Development of Oligosaccharides in Drug Discovery

GlycoMar is a developing anti-inflammatory therapies based on saccharide molecules from a wide range of sources including marine organisms. Our recent white paper outlines current saccharide- based drugs on the market or in development, information pills and the opportunity for use of oligosaccharides in drug discovery. It is surprising that there are so few saccharide drugs available – or is it?

Why are there so few saccharide-based drugs?

A few of the big reasons:

Analysis is difficult – structural analysis of saccharides is inherently difficult

Synthesis is difficult – synthesis of all but the simplest saccharides is prohibitively complex

Pharmacology is difficult – saccharides exhibit complex mechanisms of action

Delivery is difficult – these are big polar molecules which don’t obey Lipinski rules


While advances are being made on all of these fronts, the field is still some way from offering solutions and of course some characteristics (pharmacology & delivery) are inherent to this class of compounds. Despite these challenges saccharides do offer a valuable range of biological activities, which should be the subject of increased drug discovery research. It is encouraging that increasing numbers of oligosaccharides are becoming commercially available for screening purposes. While the majority of these are prepared from natural products it is notable that synthesis of oligosaccharides is also advancing to provide molecules for screening.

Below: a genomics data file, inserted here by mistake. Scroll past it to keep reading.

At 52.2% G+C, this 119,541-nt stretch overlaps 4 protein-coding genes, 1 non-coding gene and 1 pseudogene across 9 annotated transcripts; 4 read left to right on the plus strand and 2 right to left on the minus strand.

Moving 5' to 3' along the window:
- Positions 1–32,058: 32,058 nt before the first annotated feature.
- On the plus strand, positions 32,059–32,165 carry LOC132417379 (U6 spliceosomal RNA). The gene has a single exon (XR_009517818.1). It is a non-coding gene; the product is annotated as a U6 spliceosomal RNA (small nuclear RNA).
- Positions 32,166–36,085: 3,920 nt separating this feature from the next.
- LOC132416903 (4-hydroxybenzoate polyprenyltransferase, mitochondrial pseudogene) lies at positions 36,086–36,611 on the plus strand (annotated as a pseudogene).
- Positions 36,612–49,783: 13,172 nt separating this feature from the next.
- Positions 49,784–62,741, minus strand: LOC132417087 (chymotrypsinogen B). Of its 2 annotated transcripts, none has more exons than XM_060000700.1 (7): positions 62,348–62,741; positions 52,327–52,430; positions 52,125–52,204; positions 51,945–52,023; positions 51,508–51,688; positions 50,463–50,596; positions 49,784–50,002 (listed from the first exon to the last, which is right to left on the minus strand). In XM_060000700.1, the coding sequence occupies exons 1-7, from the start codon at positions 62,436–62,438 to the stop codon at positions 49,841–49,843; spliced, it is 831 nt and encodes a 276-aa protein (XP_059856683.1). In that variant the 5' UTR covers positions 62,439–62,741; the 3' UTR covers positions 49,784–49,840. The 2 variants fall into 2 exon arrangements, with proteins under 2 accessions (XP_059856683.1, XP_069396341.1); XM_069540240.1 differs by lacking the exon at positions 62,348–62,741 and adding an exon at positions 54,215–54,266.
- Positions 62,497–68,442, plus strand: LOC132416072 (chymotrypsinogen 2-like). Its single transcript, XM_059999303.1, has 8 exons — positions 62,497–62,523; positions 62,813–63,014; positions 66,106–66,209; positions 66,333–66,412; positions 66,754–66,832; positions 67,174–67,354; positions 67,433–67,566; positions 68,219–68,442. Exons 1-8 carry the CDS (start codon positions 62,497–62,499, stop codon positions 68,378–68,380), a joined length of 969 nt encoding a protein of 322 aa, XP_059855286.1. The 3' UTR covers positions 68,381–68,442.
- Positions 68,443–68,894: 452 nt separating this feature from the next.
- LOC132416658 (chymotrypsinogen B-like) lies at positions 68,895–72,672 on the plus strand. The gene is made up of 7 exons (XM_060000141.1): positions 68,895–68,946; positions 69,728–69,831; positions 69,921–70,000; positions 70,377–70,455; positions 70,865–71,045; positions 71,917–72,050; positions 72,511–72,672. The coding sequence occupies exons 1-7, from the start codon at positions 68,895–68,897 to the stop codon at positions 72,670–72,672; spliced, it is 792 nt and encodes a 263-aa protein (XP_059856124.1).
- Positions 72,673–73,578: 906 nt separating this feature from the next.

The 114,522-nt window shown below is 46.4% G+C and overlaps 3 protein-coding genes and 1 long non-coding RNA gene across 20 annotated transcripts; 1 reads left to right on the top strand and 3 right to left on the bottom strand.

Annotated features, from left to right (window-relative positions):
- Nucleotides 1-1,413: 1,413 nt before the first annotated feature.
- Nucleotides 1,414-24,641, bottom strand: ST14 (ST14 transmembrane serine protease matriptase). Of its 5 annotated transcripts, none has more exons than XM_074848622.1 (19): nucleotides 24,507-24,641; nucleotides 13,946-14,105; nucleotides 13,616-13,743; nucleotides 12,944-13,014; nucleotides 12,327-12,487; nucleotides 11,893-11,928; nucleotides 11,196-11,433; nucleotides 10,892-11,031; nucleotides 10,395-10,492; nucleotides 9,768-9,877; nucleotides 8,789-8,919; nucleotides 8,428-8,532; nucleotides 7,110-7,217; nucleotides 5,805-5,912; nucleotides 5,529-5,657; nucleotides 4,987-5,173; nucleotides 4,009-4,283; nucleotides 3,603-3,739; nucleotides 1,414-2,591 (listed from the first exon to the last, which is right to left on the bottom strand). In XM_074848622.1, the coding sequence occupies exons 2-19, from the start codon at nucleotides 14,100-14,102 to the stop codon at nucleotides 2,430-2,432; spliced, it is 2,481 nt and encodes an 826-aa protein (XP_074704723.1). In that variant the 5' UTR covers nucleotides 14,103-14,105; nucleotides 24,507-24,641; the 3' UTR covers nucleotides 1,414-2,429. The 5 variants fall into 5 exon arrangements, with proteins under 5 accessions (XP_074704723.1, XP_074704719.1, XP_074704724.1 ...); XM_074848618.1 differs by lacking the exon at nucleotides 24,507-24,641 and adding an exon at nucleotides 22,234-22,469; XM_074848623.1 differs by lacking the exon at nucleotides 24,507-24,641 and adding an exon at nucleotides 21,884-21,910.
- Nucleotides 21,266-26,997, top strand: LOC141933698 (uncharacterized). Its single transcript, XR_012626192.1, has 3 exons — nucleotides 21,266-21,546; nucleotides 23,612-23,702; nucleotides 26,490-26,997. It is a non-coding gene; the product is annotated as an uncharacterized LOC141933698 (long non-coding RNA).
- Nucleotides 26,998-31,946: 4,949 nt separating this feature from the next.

Oligosaccharides libraries from synthetic and natural sources offer opportunity for systematic drug discovery research through their application in high throughput screening systems. In order to have utility in such systems these molecules must be prepared to a high degree of purity and size homogeneity – both of which can be challenging when fractionating oligosaccharides from natural polysaccharides. Glycan arrays have been developed and have proven to be useful as a high- throughput screening method for drug discovery. These can be used to study the interaction of large numbers of saccharide structures with target molecules and can be used to identify possible mechanism(s) of action.

So, oligosaccharide based drug discovery is difficult, but is it worth pursuing? In our white paper we describe a range of biological activity that is proving that this is a worthwhile challenge, delivering a growing therapeutic pipeline.

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